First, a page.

Although Showtime has a reputation for endlessly renewing its series, as of this writing there’s been no announcement as to whether City On A Hill will get another season. If “Pax Bostonia” ends up having to serve as a series finale, it does so adequately while still suggesting there’s more to explore should the show get the go-ahead to continue. Almost all the major characters are searching for a way out of their present circumstances, but few find the escape they’re looking for.
The fact that Cathy Ryan, of all people, makes a clean getaway is a bit of a surprise, but her storyline had grown so detached from the rest of the show, it almost makes sense. For a while, she at least had a tentative connection through her dope dealing for Anton’s crew, but unless she was going to become a major player in that realm, there wasn’t much to tie her to the rest once she dispatched her brother-in-law. What doesn’t make much sense is the way her daughter Kick’s discovery of her father’s death and her mother’s secret life never amounts to much. In the end, she simply asserts her place in the family lineage before Cathy flips off the city of Boston and whisks her family to sunnier climes.
Equally surprising may be the fact that Jenny Rohr ends up being the character least desiring of escape. After spending the first season and a half as the most anxiety-ridden major player, she’s achieved a serene quality through her singing at the church, as well as her “good deed” to help Maeve escape. (Evidently she doesn’t watch the news or read the papers, as it’s quite likely Maeve’s true fate would have made the headlines.) Yes, she is suddenly saddled with the knowledge that her sexually abusive father is still alive, but her efforts to confront him fizzle out quickly and she doesn’t appear to be too bothered by that. Maybe if the story continues this will be addressed further.
There’s no escape for anyone in the Campbell family. Anton was executed by the Boston police, and now the city D.A. plans to do the same to Kelvin. Guy Dan wants Decourcy sitting at his side through Kelvin’s trial to provide some cover, knowing there are seven black members of the jury. The deck is stacked against Kelvin, who we know to be good-hearted, if hardly an innocent, and with Grace as his only character witness, it doesn’t look like her accounts of his childhood kindness will be enough to get him off the hook. In the end, her words may have been enough to convince Kelvin he’s lost his way, as he takes the stand himself and changes his plea. He’s not made for prison, however, and it isn’t long before Grace has lost the only child she had left.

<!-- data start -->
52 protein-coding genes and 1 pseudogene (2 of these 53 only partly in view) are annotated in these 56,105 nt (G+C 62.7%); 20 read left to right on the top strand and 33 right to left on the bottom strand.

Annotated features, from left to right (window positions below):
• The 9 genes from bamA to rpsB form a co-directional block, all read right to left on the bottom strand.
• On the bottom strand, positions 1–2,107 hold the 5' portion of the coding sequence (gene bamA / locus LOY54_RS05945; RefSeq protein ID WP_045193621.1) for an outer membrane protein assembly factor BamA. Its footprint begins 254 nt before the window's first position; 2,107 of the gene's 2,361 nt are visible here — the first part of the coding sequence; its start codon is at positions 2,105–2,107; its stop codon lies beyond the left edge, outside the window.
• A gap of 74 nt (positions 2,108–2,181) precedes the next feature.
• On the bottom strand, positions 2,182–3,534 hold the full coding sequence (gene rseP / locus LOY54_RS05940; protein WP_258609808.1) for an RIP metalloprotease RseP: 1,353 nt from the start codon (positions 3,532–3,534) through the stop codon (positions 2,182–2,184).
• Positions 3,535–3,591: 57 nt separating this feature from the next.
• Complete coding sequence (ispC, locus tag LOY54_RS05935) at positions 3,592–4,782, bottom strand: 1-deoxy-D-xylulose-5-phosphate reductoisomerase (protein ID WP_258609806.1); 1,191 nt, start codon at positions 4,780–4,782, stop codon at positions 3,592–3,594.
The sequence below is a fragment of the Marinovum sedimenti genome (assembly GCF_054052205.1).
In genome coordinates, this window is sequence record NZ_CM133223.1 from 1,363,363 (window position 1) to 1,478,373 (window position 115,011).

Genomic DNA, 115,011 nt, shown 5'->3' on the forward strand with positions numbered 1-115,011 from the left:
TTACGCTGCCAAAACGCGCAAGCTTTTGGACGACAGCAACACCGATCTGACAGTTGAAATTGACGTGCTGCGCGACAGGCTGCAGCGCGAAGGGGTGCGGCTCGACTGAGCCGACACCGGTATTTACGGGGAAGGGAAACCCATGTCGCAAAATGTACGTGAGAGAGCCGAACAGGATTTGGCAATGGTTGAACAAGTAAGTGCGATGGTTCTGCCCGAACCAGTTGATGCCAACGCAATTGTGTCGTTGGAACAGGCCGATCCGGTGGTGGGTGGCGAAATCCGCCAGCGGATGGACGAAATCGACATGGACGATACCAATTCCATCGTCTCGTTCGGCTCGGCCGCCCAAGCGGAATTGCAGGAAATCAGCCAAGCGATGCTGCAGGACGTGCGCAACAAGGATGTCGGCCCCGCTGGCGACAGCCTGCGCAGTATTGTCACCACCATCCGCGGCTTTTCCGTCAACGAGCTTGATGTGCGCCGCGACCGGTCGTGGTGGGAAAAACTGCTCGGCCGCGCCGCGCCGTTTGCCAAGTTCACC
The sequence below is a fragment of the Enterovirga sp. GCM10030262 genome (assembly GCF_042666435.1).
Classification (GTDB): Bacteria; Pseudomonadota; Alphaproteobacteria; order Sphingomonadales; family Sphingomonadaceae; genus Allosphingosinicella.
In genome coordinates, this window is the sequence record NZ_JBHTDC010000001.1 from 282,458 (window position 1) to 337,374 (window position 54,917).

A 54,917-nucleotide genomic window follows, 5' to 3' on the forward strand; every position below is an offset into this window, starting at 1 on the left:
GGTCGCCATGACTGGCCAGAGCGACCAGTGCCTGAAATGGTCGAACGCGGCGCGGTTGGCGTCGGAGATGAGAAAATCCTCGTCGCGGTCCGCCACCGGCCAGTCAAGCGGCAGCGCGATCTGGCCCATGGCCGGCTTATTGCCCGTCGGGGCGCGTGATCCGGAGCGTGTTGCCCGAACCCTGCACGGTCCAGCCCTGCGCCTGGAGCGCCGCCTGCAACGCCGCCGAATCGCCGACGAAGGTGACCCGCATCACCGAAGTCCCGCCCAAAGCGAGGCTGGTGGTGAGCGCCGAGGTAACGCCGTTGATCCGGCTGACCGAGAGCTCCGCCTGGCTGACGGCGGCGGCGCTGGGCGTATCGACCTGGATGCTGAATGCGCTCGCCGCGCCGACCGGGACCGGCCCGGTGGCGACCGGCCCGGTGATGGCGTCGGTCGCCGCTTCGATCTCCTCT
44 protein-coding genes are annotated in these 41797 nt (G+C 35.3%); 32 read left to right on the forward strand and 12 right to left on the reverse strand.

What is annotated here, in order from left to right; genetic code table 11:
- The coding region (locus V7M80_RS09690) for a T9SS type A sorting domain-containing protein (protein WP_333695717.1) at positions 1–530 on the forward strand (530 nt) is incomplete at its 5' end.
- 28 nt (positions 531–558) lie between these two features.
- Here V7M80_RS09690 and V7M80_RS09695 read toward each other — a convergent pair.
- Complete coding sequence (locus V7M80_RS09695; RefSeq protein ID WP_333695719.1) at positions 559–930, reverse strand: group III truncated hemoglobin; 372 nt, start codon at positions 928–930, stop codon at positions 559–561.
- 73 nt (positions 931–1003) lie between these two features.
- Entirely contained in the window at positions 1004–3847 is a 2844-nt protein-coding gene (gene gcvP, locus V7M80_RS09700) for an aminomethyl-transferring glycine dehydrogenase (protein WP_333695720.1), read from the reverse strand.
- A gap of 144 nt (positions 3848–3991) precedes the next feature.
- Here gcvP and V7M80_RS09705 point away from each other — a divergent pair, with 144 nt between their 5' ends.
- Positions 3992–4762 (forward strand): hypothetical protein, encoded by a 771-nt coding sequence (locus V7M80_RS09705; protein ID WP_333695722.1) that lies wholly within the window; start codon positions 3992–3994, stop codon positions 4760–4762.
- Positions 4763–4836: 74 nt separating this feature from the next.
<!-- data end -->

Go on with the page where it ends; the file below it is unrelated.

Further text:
Siobhan lost a child too, as she’s quick to remind Grace. It’s no surprise that representing Kelvin is no longer on her agenda, but she can’t help attending the trial and being upset at its outcome. She’s tired of pushing against the glass ceiling of her law firm and ready for a new challenge, which could be working for the ACLU. Decourcy isn’t necessarily thrilled about this, as it will likely result in future professional clashes between the Wards. Again, this is a thread that could be pursued if the show continues.
But if it does, what becomes of Jackie Rohr? In the latter half of this season, Jackie has been making a kind of half-hearted effort at change. How much he actually cares about self-improvement is debatable, but self-preservation is clearly the more important goal. Shimizu informs him he’s got a date with the Office of Professional Responsibility, a turn of events about which she can hardly suppress her glee. Jackie makes a Hail Mary attempt to salvage his career by convincing the baby-faced cop who witnessed Anton’s execution to give up Tony Suferin, but it’s not good enough.
His professional life in shambles, Jackie does show a bit of progress on the domestic front. When he returns home after learning Maeve has been killed trying to smuggle arms bought with Jenny’s money, it looks like he can’t wait to spring the news on her. He doesn’t do it, though, letting her have her little feel-good moment—something it’s hard to imagine the Jackie of old doing. He still can’t help himself in his OPR hearing, putting on a good-boy face for only so long before erupting in classic Rohr style. In the end, he tosses his badge in the harbor, suggesting the fight has gone out of him. Perhaps Jackie Rohr, Private Eye lurks in the future? Only time will tell.
- I’ve suggested in the past that City On A Hill really wants to be the Boston version of The Wire, and having Peter Gerety turn up as a judge facing off with Michael Doman does nothing to dissuade me.
- One reason City falls short of that goal is the fuzziness of its supporting characters. The Wire would have done something interesting with Tony Suferin despite his limited screen time, but he never became more than a symbol of Boston’s racist policing system here. Despite being in the opening credits every week, Matthew Del Negro never got much to do as Chris Caysen either.
- Still, falling short of one of the greatest TV series of all time is hardly a crime. The second season was compelling enough to leave me hoping for more City On A Hill down the line.